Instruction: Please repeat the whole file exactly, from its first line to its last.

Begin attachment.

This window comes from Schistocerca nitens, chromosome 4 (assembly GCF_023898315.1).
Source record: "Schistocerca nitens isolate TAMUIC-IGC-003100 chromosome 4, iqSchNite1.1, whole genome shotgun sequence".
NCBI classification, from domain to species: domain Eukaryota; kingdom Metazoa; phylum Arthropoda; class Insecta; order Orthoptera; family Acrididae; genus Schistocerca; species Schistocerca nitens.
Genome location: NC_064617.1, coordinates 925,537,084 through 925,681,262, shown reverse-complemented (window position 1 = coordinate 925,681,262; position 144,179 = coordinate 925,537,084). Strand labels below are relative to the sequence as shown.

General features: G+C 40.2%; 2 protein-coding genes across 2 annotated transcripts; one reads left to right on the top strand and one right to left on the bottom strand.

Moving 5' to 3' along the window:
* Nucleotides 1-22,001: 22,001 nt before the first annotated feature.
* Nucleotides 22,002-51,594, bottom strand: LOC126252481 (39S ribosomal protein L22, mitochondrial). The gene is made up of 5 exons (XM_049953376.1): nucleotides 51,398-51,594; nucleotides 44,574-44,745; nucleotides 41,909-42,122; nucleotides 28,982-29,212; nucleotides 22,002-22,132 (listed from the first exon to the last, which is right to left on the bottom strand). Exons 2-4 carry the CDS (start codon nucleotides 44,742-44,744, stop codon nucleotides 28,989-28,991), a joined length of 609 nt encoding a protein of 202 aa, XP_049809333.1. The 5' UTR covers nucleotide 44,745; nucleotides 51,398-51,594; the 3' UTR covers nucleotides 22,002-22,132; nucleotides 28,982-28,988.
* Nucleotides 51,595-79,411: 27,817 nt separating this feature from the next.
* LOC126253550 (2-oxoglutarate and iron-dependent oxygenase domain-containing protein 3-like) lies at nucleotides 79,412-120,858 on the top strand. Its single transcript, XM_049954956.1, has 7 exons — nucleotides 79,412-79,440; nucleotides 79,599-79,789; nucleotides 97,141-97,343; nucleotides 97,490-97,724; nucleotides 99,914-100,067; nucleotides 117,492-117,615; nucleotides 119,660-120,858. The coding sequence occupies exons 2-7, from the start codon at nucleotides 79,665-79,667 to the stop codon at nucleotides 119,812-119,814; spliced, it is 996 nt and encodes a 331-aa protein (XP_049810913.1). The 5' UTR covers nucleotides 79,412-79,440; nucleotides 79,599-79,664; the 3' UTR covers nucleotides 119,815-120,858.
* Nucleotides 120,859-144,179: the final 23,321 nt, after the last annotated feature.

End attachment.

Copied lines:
This window comes from Schistocerca nitens, chromosome 4 (assembly GCF_023898315.1).
Source record: "Schistocerca nitens isolate TAMUIC-IGC-003100 chromosome 4, iqSchNite1.1, whole genome shotgun sequence".
NCBI classification, from domain to species: domain Eukaryota; kingdom Metazoa; phylum Arthropoda; class Insecta; order Orthoptera; family Acrididae; genus Schistocerca; species Schistocerca nitens.
Genome location: NC_064617.1, coordinates 925,537,084 through 925,681,262, shown reverse-complemented (window position 1 = coordinate 925,681,262; position 144,179 = coordinate 925,537,084). Strand labels below are relative to the sequence as shown.

General features: G+C 40.2%; 2 protein-coding genes across 2 annotated transcripts; one reads left to right on the top strand and one right to left on the bottom strand.

Moving 5' to 3' along the window:
* Nucleotides 1-22,001: 22,001 nt before the first annotated feature.
* Nucleotides 22,002-51,594, bottom strand: LOC126252481 (39S ribosomal protein L22, mitochondrial). The gene is made up of 5 exons (XM_049953376.1): nucleotides 51,398-51,594; nucleotides 44,574-44,745; nucleotides 41,909-42,122; nucleotides 28,982-29,212; nucleotides 22,002-22,132 (listed from the first exon to the last, which is right to left on the bottom strand). Exons 2-4 carry the CDS (start codon nucleotides 44,742-44,744, stop codon nucleotides 28,989-28,991), a joined length of 609 nt encoding a protein of 202 aa, XP_049809333.1. The 5' UTR covers nucleotide 44,745; nucleotides 51,398-51,594; the 3' UTR covers nucleotides 22,002-22,132; nucleotides 28,982-28,988.
* Nucleotides 51,595-79,411: 27,817 nt separating this feature from the next.
* LOC126253550 (2-oxoglutarate and iron-dependent oxygenase domain-containing protein 3-like) lies at nucleotides 79,412-120,858 on the top strand. Its single transcript, XM_049954956.1, has 7 exons — nucleotides 79,412-79,440; nucleotides 79,599-79,789; nucleotides 97,141-97,343; nucleotides 97,490-97,724; nucleotides 99,914-100,067; nucleotides 117,492-117,615; nucleotides 119,660-120,858. The coding sequence occupies exons 2-7, from the start codon at nucleotides 79,665-79,667 to the stop codon at nucleotides 119,812-119,814; spliced, it is 996 nt and encodes a 331-aa protein (XP_049810913.1). The 5' UTR covers nucleotides 79,412-79,440; nucleotides 79,599-79,664; the 3' UTR covers nucleotides 119,815-120,858.
* Nucleotides 120,859-144,179: the final 23,321 nt, after the last annotated feature.